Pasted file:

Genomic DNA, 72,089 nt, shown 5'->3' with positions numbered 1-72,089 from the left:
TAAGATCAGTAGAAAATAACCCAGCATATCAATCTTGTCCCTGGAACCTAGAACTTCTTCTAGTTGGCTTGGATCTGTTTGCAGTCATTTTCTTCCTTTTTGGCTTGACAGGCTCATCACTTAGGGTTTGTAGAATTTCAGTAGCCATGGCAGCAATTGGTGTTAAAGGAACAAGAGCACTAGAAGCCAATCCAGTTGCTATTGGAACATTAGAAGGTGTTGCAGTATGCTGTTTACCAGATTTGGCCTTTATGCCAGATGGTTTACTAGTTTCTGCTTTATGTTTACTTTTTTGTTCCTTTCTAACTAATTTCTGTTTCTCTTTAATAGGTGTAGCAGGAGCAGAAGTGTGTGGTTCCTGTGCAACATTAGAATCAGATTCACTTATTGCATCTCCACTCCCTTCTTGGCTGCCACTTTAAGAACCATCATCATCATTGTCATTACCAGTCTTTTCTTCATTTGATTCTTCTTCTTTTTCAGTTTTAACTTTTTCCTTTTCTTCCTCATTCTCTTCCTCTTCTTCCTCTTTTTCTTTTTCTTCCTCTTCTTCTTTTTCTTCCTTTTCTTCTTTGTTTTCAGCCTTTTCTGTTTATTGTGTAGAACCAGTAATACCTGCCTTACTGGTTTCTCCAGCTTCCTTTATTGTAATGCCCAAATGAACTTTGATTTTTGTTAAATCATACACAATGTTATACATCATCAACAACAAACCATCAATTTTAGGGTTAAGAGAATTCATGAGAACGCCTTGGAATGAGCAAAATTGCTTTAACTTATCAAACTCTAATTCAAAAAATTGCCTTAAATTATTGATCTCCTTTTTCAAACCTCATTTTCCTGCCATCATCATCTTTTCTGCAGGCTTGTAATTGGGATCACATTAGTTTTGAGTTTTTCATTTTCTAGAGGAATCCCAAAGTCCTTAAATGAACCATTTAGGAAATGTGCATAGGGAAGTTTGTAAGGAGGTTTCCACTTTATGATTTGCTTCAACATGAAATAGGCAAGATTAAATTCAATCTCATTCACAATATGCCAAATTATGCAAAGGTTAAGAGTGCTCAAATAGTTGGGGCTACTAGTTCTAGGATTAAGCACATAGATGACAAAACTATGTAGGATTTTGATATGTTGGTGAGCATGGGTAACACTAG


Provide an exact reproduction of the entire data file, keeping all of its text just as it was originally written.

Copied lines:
Genomic DNA, 72,089 nt, shown 5'->3' with positions numbered 1-72,089 from the left:
TAAGATCAGTAGAAAATAACCCAGCATATCAATCTTGTCCCTGGAACCTAGAACTTCTTCTAGTTGGCTTGGATCTGTTTGCAGTCATTTTCTTCCTTTTTGGCTTGACAGGCTCATCACTTAGGGTTTGTAGAATTTCAGTAGCCATGGCAGCAATTGGTGTTAAAGGAACAAGAGCACTAGAAGCCAATCCAGTTGCTATTGGAACATTAGAAGGTGTTGCAGTATGCTGTTTACCAGATTTGGCCTTTATGCCAGATGGTTTACTAGTTTCTGCTTTATGTTTACTTTTTTGTTCCTTTCTAACTAATTTCTGTTTCTCTTTAATAGGTGTAGCAGGAGCAGAAGTGTGTGGTTCCTGTGCAACATTAGAATCAGATTCACTTATTGCATCTCCACTCCCTTCTTGGCTGCCACTTTAAGAACCATCATCATCATTGTCATTACCAGTCTTTTCTTCATTTGATTCTTCTTCTTTTTCAGTTTTAACTTTTTCCTTTTCTTCCTCATTCTCTTCCTCTTCTTCCTCTTTTTCTTTTTCTTCCTCTTCTTCTTTTTCTTCCTTTTCTTCTTTGTTTTCAGCCTTTTCTGTTTATTGTGTAGAACCAGTAATACCTGCCTTACTGGTTTCTCCAGCTTCCTTTATTGTAATGCCCAAATGAACTTTGATTTTTGTTAAATCATACACAATGTTATACATCATCAACAACAAACCATCAATTTTAGGGTTAAGAGAATTCATGAGAACGCCTTGGAATGAGCAAAATTGCTTTAACTTATCAAACTCTAATTCAAAAAATTGCCTTAAATTATTGATCTCCTTTTTCAAACCTCATTTTCCTGCCATCATCATCTTTTCTGCAGGCTTGTAATTGGGATCACATTAGTTTTGAGTTTTTCATTTTCTAGAGGAATCCCAAAGTCCTTAAATGAACCATTTAGGAAATGTGCATAGGGAAGTTTGTAAGGAGGTTTCCACTTTATGATTTGCTTCAACATGAAATAGGCAAGATTAAATTCAATCTCATTCACAATATGCCAAATTATGCAAAGGTTAAGAGTGCTCAAATAGTTGGGGCTACTAGTTCTAGGATTAAGCACATAGATGACAAAACTATGTAGGATTTTGATATGTTGGTGAGCATGGGTAACACTAG